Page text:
Strip Mining of Parks
I had a chance to get some extra cross-country skiing in during the holiday break and came away with a sour taste from the decision making of the local parks and recreation board. A local park reserve called Elm Creek recently underwent "renovations" that amounted to lots of earth-moving activity. Most of the changes centered around the upgraded visitor center and I came away perplexed that I really didn't recognize the landscape that I had gotten used to over the last dozen or so years that I have visited the reserve. In particular I noticed a massive clearcutting of foliage on the main slope running down from the center to apparently make room for multiple grooved sledding runs. To me it looked more like a moonscape or a Fred Freakin Flintstone RV park.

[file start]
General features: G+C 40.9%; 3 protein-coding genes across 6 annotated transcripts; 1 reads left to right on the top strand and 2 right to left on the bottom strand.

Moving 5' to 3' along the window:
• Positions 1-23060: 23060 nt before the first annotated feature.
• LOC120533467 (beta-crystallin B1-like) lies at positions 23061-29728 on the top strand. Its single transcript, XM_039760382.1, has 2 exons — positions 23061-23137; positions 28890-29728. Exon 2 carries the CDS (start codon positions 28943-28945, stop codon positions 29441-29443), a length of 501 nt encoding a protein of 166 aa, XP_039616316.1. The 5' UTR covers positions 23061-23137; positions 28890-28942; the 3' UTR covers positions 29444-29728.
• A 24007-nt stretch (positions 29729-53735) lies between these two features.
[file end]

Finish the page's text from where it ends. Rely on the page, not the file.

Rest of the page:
I suppose someone had a rationalization for this (I have never seen the park so crowded), but if we can't avoid toying with the concept of a park reserve then we have little hope of avoiding a strip mining of our entire landscape in the quest for fossil fuels.
Like G. Bush and his ongoing fruitless quest with removing red cedar from his ranch, a significant fraction of the population has this strange innate desire to control their environment.
Bush showed reporters an injury to his forehead, a scrape from "combat with a Cedar" while brush-clearing at his ranch. "I eventually won. The Cedar gave me a little scratch," he said.Won what? The battle? Or the war?
Update: The great Digby also ruminates on this man's obsession, which I think expresses insight into fundamental human nature.
So he clears brush like a madman everytime he gets the chance, hiding behind his Oakley's, blessedly unable to hear anything over the sound of chainsaws ---- maybe even the voices inside his head that remind him that he's still got three more years of this horrible responsibility he knows he cannot handle.